News feature, November 26, 2007
The 2008 Slipstream-Chipotle team will be unlike any previous year's team in that half of the riders are new, coming from the elite ranks of the European peloton. The other half is made up from a different kind of veteran - ones that have been with the outfit from its U23 developmental ranks. Cyclingnews' Mark Zalewski sat down with one from each background, as well as roommates for the week, during the team's first camp in Boulder, Colorado.
If one were to identify a priority mission for the Slipstream team launch camp in Boulder, it would be team unity. With half the roster replaced with what could easily be described as 'ringers,' the possibility of animosity and division setting in before one pedal crank was turned was a dangerous threat to the team. It is certainly not because any one rider was hoping this would happen, but simple human nature and heaps of academic research into organizational behavior spell it out.
Because of this reality, Jonathan Vaughters and his crack staff set out to create an atmosphere to quash any notion of a divided team. One way of doing this was pairing a veteran Slipstream rider with a veteran Euro rider - and like the Odd Couple, hilarity often ensued. But something else also occurred, the start of core relationships that would go a long way to making the team one whole unit.
I spoke with two roommates, Julian Dean and Timmy Duggan about their reactions to the camp a few days in and what they hope the upcoming season has in store.
Julian Dean comes to Slipstream from Crédit Agricole, one of the long-running, successful teams of Roger Legeay - and a program that runs in a complete opposite tone to Slipstream. "A team like Crédit Agricole, with Roger Legeay who has been directing a team for like 20 years, and he has a very exact, sterile formula that works well," said Dean. "The team runs well, and it's all business. But this is certainly a different method from that."
New team-mate David Millar recognized the effect this new tone was having on Dean, saying the camp was the rare moment he actually saw the Kiwi crack a smile. Upon hearing this Dean smiled again and laughed, before pointing out another key difference of this team compared to others. "I think the primary reason is because we are in an environment where we are speaking our mother tongue. You can't express yourself as quickly or as well in another language as you can in your native one."
"For that reason we are having a lot of laughs... and some beers!" Dean continued. "The time of year is good too, November. The next time we get together we will be more serious. But we are creating some stories now that will carry us when it is pissing down rain in Belgium."
The beers are very much lubricating the introductions during the camp, and it is no surprise that the Aussie and Kiwi contingents leading the way in this department. "All those guys from down under are giving us a lesson in drinking for sure!" said Boulder native Duggan.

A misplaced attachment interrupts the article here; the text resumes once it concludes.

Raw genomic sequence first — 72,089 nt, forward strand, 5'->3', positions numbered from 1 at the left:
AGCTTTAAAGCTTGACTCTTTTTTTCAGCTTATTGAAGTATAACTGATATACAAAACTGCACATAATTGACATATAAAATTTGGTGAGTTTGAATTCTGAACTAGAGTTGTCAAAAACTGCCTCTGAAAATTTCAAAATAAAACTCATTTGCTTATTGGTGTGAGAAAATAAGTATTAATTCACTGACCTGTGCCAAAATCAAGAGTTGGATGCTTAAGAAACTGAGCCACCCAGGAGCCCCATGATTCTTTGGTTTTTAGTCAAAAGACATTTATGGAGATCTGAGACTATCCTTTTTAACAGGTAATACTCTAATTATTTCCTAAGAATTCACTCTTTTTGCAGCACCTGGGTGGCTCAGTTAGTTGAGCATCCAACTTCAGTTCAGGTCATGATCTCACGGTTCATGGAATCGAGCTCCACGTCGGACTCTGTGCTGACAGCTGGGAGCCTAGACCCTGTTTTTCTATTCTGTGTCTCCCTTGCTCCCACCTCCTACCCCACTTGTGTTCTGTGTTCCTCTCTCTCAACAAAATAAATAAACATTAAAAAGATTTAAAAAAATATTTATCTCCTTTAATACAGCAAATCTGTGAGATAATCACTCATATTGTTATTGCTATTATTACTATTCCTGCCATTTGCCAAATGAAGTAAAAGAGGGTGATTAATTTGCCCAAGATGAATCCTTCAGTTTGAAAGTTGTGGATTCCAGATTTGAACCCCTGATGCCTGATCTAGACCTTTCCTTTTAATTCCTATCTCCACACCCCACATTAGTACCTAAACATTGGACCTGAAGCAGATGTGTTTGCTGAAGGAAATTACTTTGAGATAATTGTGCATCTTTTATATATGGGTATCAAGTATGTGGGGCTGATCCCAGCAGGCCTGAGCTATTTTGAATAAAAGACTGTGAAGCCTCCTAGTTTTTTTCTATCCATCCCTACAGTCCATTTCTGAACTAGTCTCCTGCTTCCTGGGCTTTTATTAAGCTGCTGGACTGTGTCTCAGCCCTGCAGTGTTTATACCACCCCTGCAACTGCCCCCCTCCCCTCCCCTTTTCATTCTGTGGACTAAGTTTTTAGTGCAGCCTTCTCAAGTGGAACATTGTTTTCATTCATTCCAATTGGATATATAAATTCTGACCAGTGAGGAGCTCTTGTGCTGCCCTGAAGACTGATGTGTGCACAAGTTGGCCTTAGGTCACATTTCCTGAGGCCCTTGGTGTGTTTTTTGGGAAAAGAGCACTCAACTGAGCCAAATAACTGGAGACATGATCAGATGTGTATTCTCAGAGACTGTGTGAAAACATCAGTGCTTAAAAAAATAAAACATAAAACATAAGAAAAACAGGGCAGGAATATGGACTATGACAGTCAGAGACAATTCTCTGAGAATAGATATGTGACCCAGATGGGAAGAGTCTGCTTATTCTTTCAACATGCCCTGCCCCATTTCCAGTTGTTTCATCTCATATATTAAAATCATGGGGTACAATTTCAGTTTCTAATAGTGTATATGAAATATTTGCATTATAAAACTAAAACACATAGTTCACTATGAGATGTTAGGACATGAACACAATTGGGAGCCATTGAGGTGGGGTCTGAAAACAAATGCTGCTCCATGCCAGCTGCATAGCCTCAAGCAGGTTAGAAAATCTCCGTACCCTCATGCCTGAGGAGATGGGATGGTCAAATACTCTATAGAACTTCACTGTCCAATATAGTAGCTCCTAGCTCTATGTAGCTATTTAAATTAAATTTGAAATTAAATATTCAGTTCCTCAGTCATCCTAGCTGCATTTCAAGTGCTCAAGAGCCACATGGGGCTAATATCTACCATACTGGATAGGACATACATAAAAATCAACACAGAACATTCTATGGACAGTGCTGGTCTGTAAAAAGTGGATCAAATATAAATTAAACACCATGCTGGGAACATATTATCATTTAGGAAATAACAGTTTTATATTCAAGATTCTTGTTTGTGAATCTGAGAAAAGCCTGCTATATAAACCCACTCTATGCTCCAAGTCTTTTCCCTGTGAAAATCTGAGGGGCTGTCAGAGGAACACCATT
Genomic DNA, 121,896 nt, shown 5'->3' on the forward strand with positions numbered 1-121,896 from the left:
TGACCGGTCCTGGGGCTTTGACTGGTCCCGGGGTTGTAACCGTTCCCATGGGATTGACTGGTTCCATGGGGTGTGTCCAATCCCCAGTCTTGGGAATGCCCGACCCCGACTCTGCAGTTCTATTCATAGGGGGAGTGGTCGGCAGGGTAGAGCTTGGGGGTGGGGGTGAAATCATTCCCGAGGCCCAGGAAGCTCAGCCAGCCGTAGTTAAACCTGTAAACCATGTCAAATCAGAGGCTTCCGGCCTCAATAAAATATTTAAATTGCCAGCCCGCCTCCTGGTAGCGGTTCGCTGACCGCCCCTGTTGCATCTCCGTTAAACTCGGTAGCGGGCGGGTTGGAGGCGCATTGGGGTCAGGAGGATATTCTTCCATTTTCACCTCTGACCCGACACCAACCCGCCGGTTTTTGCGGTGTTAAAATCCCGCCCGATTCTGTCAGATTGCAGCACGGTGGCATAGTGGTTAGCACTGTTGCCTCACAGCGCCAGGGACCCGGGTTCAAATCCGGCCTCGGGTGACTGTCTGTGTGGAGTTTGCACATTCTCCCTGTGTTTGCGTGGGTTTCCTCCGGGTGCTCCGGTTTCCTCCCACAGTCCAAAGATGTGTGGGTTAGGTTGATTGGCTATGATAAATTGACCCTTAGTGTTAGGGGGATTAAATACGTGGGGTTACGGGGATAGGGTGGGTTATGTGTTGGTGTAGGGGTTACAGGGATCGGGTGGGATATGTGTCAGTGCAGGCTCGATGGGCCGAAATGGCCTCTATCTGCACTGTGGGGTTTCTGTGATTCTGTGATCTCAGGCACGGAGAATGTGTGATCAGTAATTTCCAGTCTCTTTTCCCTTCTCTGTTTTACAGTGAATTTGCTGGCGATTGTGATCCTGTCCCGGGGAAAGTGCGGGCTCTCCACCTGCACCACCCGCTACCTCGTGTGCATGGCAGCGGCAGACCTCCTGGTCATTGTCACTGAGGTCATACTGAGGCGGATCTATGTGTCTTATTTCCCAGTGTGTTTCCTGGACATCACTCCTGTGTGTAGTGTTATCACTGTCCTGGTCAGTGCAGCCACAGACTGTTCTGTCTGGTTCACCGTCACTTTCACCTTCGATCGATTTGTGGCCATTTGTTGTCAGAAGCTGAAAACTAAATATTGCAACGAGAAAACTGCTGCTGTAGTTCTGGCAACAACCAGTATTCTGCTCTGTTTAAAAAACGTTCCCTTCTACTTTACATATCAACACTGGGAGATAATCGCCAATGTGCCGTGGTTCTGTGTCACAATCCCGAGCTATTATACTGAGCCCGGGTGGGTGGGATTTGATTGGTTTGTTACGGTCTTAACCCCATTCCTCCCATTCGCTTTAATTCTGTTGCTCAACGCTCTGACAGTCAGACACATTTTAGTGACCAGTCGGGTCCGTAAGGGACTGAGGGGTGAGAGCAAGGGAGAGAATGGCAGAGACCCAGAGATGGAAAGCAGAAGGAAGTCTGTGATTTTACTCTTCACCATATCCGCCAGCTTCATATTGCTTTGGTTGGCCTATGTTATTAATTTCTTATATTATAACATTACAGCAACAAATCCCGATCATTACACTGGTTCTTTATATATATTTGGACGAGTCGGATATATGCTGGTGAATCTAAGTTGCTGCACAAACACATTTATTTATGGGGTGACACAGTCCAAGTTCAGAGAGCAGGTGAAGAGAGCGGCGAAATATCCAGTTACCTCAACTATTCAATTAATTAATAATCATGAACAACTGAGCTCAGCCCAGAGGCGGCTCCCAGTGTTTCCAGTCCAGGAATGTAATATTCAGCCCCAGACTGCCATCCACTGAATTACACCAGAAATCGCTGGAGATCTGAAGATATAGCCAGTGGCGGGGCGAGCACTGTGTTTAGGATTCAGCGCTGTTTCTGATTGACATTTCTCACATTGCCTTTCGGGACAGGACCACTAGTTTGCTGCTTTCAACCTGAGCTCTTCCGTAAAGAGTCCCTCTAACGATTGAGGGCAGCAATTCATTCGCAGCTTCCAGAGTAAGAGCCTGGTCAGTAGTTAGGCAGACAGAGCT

Duggan is one of the best examples of a veteran Slipstream racer - having been with the team from the beginning, as well as serving as a Boulder tour guide for the team. "The overwhelming thing we have going - over half the team is new - but over the last four days we have all become great friends," Duggan explained. "The vibe is the same it has been [in previous years.] The new guys are mixing in with the original ones really well."
While the issue of team bonding was at the forefront for riders like Duggan from the first announcements of new riders for the 2008 team, the riders also had faith in their director to not leave them behind. "It was definitely a concern," said Duggan. "But I knew most of them before and I thought JV had picked guys that would mix well. It's a point that he drives home a lot - you aren't on this team just because you ride fast or have such-and-such win - you also have to have a certain personality and a hard-wire in your brain that mixes well with the goals."
This focus on rider personalities almost as much as rider talent is a significant difference in running a nearly ProTour level team. But that is just one of many differences, according to Dean.
"The wealth of knowledge that is available to us," is another key for Dean. "From aerodynamics to weight training to every guy having a power meter... and then even understanding how to use it!"
"What I have often felt like as a professional is it is just up to you," said Dean. "At the end of the day if you are not performing we can just take someone else. There are no, 'Maybe you are doing this wrong and you should do this or this to improve.' But on this team they are helping us improve and solving any problems you have. That is certainly something you don't get on other teams or is only reserved for the top guys."
Like other riders on the team, the Tour de France is a clear top goal of the team -- not only gaining an invite but also coming away with results. "For us to win a stage at the Tour de France, and ideally to hold the jersey," said Dean. "I think the team is going to go well. For me personally, I'd like to be the one to win a stage at the Tour! But if I can't do it, anyone else on my team!"
While Duggan will remain in Boulder to train until the next team camp, Dean is off to his homeland of New Zealand to defend his national championship. And like his new team-mate Magnus Bäckstedt, working the argyle into the national strip will be a challange, though one he would be happy to undertake.
"After this I am returning to New Zealand for the nationals to try to keep the jersey. I'm not sure how it will mix in with the argyle, but we'll talk about that after I win it! I actually love the argyle, it's just very Jonathan Vaughters to me."
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